3. Hemodynamic effects of inhaled nitric oxide in women with mitral stenosis and pulmonary hypertension. (United States)

    Mahoney, P D; Loh, E; Blitz, L R; Herrmann, H C


    Mitral stenosis (MS) is associated with elevated left atrial pressure, increased pulmonary vascular resistance (PVR), and pulmonary hypertension (PH). The hemodynamic effects of inhaled nitric oxide (NO) in adults with MS are unknown. We sought to determine the acute hemodynamic effects of inhaled NO in adults with MS and PH. Eighteen consecutive women (mean age 58 +/- 15 years) with MS and PH underwent heart catheterization. Hemodynamic measurements were recorded at baseline, after NO inhalation at 80 ppm, and after percutaneous balloon valvuloplasty (n = 10). NO reduced pulmonary artery systolic pressure (62 +/- 14 mm Hg [baseline] vs 54 +/- 15 mm Hg [NO]; p Wood U [baseline] vs 2.2 +/- 1.4 Wood U [NO]; p tone is an important mechanism of elevated PVR in MS.

  4. Contribution of nonendothelial nitric oxide to altered rat uterine resistance artery serotonin reactivity during pregnancy. (United States)

    Mandalà, Maurizio; Gokina, Natalia; Osol, George


    The aims of this study were to evaluate the effects of pregnancy on the serotonin reactivity of the mesometrial arteries and to assess the relative contribution of endothelial and smooth muscle cells to the overall effect. Arteries were obtained from nonpregnant (n = 20) and late pregnant (n = 28) Sprague-Dawley rats and were cannulated in the chamber of an arteriograph. Changes in lumen diameter were measured by a video dimension analyzer. Statistical analysis used 2-way analysis of variance, followed by Bonferroni test. Intact vessels from late pregnant versus nonpregnant animals were significantly less sensitive to the constrictor effects of serotonin at concentrations Pregnancy significantly decreases uterine resistance artery sensitivity to serotonin. This difference in sensitivity is due to the enhanced production of nitric oxide by endothelial cells and, most likely, by vascular smooth muscle.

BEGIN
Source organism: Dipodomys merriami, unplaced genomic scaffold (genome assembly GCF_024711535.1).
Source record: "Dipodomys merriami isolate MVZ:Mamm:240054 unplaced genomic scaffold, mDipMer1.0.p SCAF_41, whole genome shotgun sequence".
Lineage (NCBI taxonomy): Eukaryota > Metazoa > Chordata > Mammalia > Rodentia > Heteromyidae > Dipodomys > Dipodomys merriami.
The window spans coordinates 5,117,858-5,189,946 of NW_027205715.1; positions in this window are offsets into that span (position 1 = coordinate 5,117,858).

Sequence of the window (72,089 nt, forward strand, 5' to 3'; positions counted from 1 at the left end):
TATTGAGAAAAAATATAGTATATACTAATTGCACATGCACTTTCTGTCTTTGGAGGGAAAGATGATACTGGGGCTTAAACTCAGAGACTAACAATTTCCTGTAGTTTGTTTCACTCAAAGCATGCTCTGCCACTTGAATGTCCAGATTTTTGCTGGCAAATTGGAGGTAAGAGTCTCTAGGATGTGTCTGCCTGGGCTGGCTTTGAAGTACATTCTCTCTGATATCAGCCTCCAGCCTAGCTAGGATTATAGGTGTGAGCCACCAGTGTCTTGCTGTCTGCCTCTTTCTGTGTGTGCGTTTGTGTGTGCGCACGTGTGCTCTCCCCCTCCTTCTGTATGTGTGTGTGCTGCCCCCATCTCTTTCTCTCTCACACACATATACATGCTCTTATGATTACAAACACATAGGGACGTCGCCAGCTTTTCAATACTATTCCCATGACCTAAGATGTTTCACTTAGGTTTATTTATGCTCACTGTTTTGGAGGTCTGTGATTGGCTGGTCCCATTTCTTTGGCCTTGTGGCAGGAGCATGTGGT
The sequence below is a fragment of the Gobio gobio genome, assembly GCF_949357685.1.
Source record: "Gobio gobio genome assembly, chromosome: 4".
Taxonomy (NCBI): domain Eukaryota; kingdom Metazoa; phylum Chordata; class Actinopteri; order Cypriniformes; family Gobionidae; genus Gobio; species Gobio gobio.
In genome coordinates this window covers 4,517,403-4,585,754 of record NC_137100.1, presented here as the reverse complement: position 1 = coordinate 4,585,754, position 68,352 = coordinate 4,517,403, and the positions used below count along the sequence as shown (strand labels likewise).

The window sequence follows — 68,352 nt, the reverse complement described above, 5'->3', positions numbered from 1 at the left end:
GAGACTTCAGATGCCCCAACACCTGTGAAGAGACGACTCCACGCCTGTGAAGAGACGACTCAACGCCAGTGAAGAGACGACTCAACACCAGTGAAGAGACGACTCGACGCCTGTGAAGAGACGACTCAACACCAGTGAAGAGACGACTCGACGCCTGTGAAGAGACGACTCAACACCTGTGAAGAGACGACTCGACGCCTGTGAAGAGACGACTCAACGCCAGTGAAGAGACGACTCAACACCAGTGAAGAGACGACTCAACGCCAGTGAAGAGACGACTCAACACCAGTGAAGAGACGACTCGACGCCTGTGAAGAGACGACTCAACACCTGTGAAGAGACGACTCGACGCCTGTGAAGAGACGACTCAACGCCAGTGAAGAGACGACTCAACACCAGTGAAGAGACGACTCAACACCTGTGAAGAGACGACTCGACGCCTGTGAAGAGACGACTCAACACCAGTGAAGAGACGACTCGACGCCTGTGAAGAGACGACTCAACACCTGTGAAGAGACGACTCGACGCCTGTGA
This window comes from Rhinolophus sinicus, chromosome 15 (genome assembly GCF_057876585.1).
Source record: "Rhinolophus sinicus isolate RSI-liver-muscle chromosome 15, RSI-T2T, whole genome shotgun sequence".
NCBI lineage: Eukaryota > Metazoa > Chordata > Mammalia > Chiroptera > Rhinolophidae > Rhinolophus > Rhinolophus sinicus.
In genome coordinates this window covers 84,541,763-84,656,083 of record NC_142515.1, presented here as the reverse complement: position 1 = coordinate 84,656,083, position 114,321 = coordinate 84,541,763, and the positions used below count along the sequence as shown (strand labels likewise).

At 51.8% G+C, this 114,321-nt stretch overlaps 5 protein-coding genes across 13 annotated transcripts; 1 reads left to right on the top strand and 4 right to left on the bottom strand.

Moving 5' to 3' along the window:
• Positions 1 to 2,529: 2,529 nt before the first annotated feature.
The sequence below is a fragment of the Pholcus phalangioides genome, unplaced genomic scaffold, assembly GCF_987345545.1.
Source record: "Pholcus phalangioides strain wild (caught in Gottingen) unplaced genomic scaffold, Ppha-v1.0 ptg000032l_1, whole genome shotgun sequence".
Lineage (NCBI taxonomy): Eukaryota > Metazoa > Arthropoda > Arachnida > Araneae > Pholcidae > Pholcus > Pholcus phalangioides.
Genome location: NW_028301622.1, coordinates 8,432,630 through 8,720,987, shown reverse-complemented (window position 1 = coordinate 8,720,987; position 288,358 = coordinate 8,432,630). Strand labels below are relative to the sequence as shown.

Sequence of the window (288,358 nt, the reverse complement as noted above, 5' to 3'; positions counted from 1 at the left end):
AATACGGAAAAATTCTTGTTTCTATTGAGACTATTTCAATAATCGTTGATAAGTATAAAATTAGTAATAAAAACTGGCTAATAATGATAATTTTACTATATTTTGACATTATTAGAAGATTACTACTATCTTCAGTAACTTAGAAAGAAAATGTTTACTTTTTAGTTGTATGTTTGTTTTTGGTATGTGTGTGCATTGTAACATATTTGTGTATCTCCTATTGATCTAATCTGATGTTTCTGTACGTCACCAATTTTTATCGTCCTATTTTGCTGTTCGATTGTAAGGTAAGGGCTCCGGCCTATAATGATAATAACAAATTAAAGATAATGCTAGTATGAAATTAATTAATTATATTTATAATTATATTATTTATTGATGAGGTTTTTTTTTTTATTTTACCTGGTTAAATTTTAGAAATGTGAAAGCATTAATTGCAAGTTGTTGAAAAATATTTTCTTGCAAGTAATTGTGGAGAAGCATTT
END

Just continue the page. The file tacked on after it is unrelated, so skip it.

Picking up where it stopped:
5. The effect of magnesium sulfate on bleeding time and nitric oxide production in preeclamsia. (United States)

    Moslemizade, Narges; Rafiei, Alireza; Yazdani, Fereshteh; Hosseini-khah, Zahra; Yusefnezhad, Keyvan


    Preeclampsia is a disease regarding with altered vascular reactivity leading to hypertension of the mother and metabolic alterations in the fetus. This study aimed to assess nitric oxide and bleeding time following administration of magnesium sulfate to preeclamtic patients compared to normotensive pregnant women. A total of 112 subjects (56 preeclamtic patients and 56 normotensive pregnant controls) were enrolled in this case-control study. Cases and controls were matched for age, BMI, gestational age, parity and gravidity. Total concentration of nitrite and nitrate (NOx) was measured before and during magnesium sulfate (MgSO4) treatment using a modified Griess-based method. Systolic and diastolic blood pressures were significantly decreased during MgSO4 treatment in preeclamtic patients (p preeclamsia.

  6. Formation of nitric oxide under action of UV and visible light on S-nitrosocompounds (United States)

    Stepuro, Ivan I.; Adamchuk, Raisa I.; Anufrik, Slavomir S.; Stepuro, Vitali I.; Maskevich, Sergei A.